Call for Papers | 2012 Meeting of the Wesleyan Philosophical Society
Curb Your Enthusiasm? Philosophy and Religious Experience
Location: Trevecca Nazarene University, Nashville, Tennessee
Conference Date: March 1, 2012
Proposals Due Date: October 1, 2011
Keynote Speaker: Merold Westphal, Distinguished Professor of Philosophy Emeritus (Fordham University)
Lectures: “Faith as Passion” and “Reason as Dispassion”
Not all that calls itself faith is passionate and not all that calls itself reason is dispassionate, thus the aim of these lectures will be to sort out the possibilities.
Enthusiasm was described by John Locke as a form of mental assent distinct from both reason and faith, an assent fueled by nothing other than a vain and groundless conviction that one is the recipient of illumination by the Spirit of God. Locke was among the first in a long line of early modern thinkers, including John Wesley and Immanuel Kant, who warned of the epistemological, ethical, religious and socio-political dangers of countenancing enthusiasm and enthusiasts. Currently, however, there are calls within the philosophical community urging us to reconsider the modernist marginalization of religious experience as a warrant for belief and action. These calls span the analytic and continental divide, with some arguing that claims like ‘God spoke to me’ express properly basic beliefs for which no further evidence is available nor needed and others inviting us to practice philosophy within a discursive space delimited by particularistic creedal confessions. Questions considered relevant to the theme of the conference include, but are certainly not limited to, the following:
- Does religious experience warrant a belief in existence of God or perhaps more controversially a divinely inspired call to action?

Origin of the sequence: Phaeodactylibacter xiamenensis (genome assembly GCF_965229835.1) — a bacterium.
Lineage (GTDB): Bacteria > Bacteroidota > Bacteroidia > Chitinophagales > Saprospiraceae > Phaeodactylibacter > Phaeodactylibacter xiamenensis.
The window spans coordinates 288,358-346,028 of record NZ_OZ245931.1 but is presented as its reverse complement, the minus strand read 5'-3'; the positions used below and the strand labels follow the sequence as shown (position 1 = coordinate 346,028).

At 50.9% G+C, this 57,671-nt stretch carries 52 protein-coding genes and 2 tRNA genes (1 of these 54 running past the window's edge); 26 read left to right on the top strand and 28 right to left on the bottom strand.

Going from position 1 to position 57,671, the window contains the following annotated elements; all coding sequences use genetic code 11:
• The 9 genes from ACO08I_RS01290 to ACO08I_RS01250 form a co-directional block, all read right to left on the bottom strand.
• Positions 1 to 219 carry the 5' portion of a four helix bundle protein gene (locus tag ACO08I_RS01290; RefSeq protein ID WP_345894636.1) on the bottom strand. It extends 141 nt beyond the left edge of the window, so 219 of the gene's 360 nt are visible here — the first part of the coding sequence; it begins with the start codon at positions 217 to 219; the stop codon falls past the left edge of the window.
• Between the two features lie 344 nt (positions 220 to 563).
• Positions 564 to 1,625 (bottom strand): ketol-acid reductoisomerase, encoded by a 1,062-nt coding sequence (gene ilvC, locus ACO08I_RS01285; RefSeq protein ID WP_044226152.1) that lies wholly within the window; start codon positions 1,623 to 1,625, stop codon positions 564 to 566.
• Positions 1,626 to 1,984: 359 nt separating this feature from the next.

- How do issues of ethnicity, gender or class factor into accounts and critiques of religious experience?
- Why were early moderns concerned about countenancing enthusiastic religious experiences and should we share these concerns?
- What should we say about purported experiences of the demonic?
- What are the implications of mystical experience for the philosophy of language?
- Can the public squares of long-standing liberal democracies or trying-to-emerge democracies accommodate appeals to particularist religious experience? And if not, should we care?
- What, if anything, distinguishes ecstatic aesthetic and religious experience?
We will also consider submissions on any philosophical issue, with priority given to those dealing with the selected theme.
Special Note: This year we intend to host a special session on feminist perspectives on the issues under consideration. Please note on the proposal form if the submission ought to be considered for this session.
Please submit proposals of 250-500 words, the title of the abstract, along with name, position, and institutional affiliation (if applicable) to Brint Montgomery at Brint@snu.edu by October 1, 2011. The proposal should be sent as an email attachment in Microsoft Word format. Each proposal will undergo a double-blind peer review process.
Please check the WPS website updates for exact hotel and meeting site information at: http://wps.snu.edu. The Wesleyan Theological Society will be holding its annual meeting at Trevecca Nazarene University, March 2-3, 2012.